Chapter 6

Querying NoSQL Stores


  • Illustrating a few query mechanisms in NoSQL in sample data sets
  • Querying use cases in the context of MongoDB, HBase, and Redis
  • Creating advanced and complex queries in NoSQL
  • Using alternatives for rich querying capabilities without SQL

SQL is possibly the simplest yet most powerful domain-specific language created so far. It is easy to learn because it has a limited vocabulary, unambiguous grammar, and a simple syntax. It is terse and limited in scope but it does precisely what it’s meant to do. It enables you to manipulate structured data sets like a ninja. You can easily filter, sort, dice, and slice the data sets. Based on relations, you can join data sets and create intersections and unions. You can summarize data sets and manipulate them to group by a specific attribute or filter them on the basis of their grouping criteria. There is one limitation, though: SQL is based on relational algebra, which works well with relational databases only. As is evident from its name, there is no SQL with NoSQL.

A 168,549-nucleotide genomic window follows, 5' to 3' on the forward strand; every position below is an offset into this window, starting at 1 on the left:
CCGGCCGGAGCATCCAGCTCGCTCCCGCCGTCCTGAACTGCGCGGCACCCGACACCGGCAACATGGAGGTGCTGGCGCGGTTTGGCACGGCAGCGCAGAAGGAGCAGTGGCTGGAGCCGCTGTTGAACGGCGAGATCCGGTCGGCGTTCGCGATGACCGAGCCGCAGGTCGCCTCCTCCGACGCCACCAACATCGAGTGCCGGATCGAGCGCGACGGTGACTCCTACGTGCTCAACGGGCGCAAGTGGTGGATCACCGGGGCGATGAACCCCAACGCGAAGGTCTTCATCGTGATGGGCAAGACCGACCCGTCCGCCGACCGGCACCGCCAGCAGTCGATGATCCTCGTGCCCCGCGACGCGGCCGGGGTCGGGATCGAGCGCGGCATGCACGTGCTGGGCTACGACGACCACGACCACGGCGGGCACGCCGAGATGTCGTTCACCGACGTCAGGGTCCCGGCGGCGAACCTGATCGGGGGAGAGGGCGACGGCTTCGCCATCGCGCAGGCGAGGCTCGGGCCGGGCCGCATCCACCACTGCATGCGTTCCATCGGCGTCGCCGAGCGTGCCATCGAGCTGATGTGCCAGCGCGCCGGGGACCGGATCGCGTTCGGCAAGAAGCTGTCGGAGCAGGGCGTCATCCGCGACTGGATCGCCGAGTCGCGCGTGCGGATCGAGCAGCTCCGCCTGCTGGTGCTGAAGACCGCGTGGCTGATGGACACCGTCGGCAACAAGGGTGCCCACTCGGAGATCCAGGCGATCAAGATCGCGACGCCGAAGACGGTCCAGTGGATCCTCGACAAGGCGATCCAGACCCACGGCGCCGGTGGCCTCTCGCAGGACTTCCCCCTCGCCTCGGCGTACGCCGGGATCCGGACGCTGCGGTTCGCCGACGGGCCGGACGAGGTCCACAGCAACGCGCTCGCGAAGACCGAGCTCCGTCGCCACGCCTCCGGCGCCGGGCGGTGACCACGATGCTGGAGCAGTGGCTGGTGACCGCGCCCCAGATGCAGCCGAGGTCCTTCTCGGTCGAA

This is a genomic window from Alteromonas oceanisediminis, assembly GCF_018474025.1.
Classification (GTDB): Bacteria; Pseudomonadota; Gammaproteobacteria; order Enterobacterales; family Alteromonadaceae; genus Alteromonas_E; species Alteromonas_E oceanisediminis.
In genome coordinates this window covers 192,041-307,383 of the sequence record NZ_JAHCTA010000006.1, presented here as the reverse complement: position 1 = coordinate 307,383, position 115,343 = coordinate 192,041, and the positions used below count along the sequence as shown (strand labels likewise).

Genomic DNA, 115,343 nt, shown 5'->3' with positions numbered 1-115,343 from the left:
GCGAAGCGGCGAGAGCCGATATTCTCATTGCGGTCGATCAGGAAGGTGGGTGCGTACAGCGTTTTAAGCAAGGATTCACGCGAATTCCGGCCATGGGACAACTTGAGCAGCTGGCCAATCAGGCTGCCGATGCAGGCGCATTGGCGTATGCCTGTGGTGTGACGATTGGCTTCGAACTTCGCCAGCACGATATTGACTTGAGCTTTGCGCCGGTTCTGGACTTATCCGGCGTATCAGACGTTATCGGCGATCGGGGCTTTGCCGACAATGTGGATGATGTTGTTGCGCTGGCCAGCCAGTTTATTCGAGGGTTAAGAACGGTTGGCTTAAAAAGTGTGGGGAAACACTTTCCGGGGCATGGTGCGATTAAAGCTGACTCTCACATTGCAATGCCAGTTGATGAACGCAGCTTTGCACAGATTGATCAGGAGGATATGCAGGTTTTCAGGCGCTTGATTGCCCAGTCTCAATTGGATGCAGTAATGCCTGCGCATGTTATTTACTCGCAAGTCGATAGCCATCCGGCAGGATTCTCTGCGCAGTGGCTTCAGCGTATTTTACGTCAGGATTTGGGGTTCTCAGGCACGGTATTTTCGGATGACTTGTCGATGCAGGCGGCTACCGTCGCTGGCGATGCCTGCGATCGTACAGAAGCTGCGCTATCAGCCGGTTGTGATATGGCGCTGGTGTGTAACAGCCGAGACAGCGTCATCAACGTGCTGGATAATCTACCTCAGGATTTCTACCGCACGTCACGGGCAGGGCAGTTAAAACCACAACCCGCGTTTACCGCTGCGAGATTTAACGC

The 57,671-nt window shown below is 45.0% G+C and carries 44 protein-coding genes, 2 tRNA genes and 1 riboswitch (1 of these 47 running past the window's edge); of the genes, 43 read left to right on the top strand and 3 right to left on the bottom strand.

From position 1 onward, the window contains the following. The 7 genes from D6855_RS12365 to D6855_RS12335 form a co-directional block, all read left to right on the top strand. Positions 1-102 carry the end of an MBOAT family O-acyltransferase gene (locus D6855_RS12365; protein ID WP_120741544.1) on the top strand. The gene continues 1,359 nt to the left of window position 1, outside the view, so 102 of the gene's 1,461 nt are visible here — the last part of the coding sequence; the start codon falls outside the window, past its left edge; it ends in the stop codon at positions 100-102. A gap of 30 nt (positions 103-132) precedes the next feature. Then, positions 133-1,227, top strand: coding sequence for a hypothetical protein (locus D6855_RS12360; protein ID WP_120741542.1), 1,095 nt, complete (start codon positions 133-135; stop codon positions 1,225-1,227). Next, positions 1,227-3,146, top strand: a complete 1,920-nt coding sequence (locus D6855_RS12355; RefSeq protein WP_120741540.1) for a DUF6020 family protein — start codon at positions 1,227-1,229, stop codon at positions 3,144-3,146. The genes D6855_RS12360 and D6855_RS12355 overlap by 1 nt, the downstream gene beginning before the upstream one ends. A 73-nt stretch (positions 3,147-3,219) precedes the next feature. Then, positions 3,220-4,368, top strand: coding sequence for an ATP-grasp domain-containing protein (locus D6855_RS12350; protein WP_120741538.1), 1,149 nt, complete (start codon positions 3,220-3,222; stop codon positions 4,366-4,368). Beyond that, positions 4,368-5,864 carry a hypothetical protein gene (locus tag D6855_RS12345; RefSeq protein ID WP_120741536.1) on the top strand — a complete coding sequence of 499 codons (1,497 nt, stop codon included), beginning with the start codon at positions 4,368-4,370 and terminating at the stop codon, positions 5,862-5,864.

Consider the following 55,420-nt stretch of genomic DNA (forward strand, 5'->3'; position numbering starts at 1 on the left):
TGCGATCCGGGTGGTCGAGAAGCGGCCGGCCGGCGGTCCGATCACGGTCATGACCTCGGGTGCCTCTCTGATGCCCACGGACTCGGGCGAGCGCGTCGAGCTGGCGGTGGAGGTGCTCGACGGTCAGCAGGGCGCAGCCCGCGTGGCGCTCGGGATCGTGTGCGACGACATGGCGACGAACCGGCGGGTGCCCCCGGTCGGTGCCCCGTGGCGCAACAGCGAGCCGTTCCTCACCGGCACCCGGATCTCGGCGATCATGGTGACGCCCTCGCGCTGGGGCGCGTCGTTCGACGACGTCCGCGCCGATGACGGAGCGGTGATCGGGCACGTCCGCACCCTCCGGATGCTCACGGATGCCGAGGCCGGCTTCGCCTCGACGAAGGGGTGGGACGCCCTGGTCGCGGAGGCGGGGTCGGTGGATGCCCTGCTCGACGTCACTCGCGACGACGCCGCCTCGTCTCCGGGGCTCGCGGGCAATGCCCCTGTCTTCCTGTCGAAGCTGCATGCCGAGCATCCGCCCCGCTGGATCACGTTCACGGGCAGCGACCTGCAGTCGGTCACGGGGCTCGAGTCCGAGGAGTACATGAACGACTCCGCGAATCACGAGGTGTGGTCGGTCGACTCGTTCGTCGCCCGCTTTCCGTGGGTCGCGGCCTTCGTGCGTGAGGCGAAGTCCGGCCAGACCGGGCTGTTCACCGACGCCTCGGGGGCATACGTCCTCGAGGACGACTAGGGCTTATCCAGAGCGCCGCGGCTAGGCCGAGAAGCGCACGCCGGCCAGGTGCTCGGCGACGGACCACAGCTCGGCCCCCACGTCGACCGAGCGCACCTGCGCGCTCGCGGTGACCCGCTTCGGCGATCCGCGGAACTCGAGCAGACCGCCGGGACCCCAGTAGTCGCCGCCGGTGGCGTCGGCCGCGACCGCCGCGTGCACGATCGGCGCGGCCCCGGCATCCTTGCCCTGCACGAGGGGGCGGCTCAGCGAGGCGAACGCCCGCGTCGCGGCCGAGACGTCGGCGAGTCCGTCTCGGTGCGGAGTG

The absence of SQL does not mean that you need to stop querying data sets. After all, any data is stored to be possibly retrieved and manipulated later. NoSQL stores have their own ways of accessing and manipulating data and you have already seen some of that.

NoSQL should really have been NonRel, implying non-relational. Although the creators and proponents of the so-called NoSQL databases were moved away from relational ...

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